By Kent Larsen
LDS.org Adds Meetinghouse Locator
SALT LAKE CITY, UTAH -- With no fanfare and using information from readily
available internal databases, The Church of Jesus Christ of Latter-day
Saints added a meetinghouse locator function to its lds.org website. The
addition fills a 'holy grail' for Mormons on the Internet, a place for
traveling members and interested neighbors to get an address, meeting times
and location of the closest LDS chapel. Those members that have used the
function found it nearly, but not quite, perfect.
The 'Meetinghouse Locator' function is hidden in the website's
'Other Resources' section, and can be reached at
There users can search for meetinghouse information for the United States
and Canada, and supports searching both by town and state or province and by
postal or zip code. While the main page doesn't indicate it, the zip code
search does support partial zip codes.
In response to the search query, the site provides the address of the
meetinghouses in that town or postal code, the name of the congregation or
congregations that meet there and the time of Sacrament Meeting and the
first Church meeting for each congregation. The results also provide links
to a map showing the building's location and to directions to the building,
courtesy of the mapquest Internet service.
The results provide users finally with a feature that others have tried to
provide. Many of the local unit websites that the LDS Church prohibited
earlier this year were set up to provide this information for their
congregation or stake, as well as additional information. Others have tried
to provide similar information using online directories like mapquest,
realwhitepages.com and GTE's superpages. Deseret Book still offers its own
"LDS Meeting House Locator" as part of its website, based for the US sites
on the GTE directory. But Deseret Book features a prominent disclaimer on
its locator page indicating that the information is often not accurate and
directing visitors to contact Church headquarters for more accurate
information. Deseret Book's site also has information on meeting house
locations elsewhere in the world.
Other websites have tried to compile their own directories of LDS
meetinghouses by searching multiple directories, the web, and other sources.
StakeInfo.com, for example, claimed to have a directory of sorts on its
website, simply through its listing of LDS Stakes. But for many of those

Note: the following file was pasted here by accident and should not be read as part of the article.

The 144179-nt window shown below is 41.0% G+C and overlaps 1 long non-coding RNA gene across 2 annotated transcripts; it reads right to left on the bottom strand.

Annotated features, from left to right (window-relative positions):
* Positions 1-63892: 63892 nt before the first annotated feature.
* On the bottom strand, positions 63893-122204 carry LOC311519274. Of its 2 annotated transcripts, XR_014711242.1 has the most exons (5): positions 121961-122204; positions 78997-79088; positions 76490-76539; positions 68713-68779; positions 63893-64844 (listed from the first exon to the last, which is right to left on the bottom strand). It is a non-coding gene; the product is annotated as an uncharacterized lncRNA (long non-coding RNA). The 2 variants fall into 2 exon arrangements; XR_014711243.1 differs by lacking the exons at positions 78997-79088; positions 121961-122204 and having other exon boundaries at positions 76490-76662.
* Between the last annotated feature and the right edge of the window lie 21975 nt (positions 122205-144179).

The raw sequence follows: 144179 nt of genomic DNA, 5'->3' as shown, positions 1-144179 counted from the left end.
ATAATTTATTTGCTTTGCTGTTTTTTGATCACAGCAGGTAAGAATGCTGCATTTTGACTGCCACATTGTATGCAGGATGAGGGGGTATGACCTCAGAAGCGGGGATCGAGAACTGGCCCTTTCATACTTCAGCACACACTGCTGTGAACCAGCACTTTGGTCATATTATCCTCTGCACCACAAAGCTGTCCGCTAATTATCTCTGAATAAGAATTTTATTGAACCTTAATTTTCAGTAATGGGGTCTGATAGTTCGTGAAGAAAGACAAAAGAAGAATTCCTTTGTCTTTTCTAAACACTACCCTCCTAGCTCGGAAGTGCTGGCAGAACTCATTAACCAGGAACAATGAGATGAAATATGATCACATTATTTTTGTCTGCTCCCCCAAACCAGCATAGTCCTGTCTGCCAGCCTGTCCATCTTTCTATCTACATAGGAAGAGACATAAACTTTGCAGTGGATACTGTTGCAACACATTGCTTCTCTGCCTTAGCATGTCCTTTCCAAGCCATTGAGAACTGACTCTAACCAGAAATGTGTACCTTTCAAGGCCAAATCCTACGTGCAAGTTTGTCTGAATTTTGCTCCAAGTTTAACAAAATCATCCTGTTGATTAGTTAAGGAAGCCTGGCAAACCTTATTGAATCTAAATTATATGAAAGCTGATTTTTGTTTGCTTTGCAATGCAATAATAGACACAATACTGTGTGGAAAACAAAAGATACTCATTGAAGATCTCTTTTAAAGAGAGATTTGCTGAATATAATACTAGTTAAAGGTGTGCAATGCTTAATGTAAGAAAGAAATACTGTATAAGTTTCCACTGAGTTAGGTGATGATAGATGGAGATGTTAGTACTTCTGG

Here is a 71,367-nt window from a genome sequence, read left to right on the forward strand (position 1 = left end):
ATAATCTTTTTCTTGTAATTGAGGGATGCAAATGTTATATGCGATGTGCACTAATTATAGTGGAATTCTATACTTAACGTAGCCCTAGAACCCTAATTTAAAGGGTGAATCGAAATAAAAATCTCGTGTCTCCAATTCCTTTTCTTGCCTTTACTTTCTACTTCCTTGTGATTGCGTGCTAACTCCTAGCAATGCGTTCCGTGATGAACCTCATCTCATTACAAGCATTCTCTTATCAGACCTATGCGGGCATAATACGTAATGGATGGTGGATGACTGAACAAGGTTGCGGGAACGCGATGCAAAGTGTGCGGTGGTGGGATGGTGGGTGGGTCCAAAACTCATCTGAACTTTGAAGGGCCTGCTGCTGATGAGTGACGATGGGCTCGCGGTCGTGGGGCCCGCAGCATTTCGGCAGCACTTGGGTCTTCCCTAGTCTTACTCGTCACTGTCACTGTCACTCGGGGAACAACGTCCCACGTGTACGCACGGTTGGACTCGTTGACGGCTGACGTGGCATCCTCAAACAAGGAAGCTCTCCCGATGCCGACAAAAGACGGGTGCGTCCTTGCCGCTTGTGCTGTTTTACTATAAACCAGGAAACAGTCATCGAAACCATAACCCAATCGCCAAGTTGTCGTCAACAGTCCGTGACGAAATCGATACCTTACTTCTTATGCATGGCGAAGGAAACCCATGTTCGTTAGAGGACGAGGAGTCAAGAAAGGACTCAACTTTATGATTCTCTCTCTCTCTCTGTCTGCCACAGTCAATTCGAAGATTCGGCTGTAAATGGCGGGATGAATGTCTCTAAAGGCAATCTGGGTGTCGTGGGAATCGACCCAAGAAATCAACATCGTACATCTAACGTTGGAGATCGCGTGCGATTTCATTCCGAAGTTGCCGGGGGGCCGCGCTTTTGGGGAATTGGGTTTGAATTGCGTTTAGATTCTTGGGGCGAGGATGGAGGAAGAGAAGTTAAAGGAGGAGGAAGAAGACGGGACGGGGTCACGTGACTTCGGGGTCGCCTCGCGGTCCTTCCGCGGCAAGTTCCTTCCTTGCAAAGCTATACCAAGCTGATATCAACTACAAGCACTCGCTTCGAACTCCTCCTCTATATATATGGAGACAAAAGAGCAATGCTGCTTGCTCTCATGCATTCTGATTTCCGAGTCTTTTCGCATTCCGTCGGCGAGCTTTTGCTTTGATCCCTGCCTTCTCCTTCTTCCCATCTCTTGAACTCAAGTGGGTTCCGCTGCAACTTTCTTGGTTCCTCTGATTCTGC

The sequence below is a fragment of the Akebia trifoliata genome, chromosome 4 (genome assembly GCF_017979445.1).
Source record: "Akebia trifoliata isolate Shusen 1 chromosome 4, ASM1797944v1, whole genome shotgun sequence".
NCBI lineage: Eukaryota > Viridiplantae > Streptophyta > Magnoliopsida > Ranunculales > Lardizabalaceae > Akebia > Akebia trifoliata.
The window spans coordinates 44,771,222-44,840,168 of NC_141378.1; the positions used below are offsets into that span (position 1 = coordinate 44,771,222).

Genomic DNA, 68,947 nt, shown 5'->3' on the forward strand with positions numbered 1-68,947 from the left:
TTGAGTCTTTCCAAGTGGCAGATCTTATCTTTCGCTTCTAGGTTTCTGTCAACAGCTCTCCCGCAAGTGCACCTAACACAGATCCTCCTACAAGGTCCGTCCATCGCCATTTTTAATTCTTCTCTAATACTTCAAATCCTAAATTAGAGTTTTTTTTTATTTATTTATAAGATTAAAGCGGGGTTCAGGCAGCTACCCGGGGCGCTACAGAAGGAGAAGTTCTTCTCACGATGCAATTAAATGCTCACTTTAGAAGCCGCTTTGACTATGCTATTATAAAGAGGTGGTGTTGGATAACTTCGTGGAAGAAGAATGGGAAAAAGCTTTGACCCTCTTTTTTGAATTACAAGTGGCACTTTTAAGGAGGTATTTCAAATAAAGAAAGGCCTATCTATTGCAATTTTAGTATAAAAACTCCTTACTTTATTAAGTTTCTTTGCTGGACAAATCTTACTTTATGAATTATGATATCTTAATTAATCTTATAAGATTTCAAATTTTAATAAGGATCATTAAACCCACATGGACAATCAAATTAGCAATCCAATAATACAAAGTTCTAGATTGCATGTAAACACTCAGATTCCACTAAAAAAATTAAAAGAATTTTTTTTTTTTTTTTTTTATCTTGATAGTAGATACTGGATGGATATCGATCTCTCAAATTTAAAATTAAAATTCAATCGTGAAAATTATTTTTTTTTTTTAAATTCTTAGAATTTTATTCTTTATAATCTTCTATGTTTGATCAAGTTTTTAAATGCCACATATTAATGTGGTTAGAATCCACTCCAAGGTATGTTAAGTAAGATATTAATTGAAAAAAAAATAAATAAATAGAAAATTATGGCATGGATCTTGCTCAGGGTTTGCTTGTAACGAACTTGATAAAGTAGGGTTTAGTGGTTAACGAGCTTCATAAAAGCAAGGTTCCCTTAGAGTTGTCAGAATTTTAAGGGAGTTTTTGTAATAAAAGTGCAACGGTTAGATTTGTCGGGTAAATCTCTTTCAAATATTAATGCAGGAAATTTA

stakes the website didn't have an address. Only the now-discontinued local
unit websites had meeting times, and even those were sometimes wrong because
they weren't updated.
The new Meetinghouse Locator information should be as correct as the LDS
Church's hierarchy can get. The address information for the meetinghouses
comes from the Church's Facilities Management Department, which maintains a
database of all properties owned by the Church. That department periodically
queries each stake to verify and update the information in its database.
The meeting times are based on a new feature of the Church's distributed
'Member Information System,' the software used by each ward or branch to
keep track of which members are their responsibility. A recent update to the
MIS system requested that local members enter and keep updated the meeting
times for their unit, and that information is passed on to Church
headquarters along with the regular transfer of information to Church
headquarters by modem.
The Church recognizes on the new Meetinghouse Locator web page that these
results may not be completely accurate. It gives a way for 'feedback' to be
sent to the Facilities Management department as well as instructions for the
clerks of local wards and branches to update the meeting time information.
Initial reports from users of the service indicate that the information is
mostly correct. One user on the LDS Webmasters email list reported that the
site missed a meeting house in his area, and others reported that meeting
times were wrong. A review of the results for the borough of Manhattan in
New York City shows that one meetinghouse is missing (because the unit that
meets there, a fledgling Chinese group, isn't yet a branch and doesn't have
the MIS system), and the meeting times for three of the other 10 wards or
branches are wrong.
But these problems are likely to be corrected over time, as the service
becomes more popular and as local clerks check to make sure their
information is showing up correctly.
Deseret Book's LDS Meeting House Locator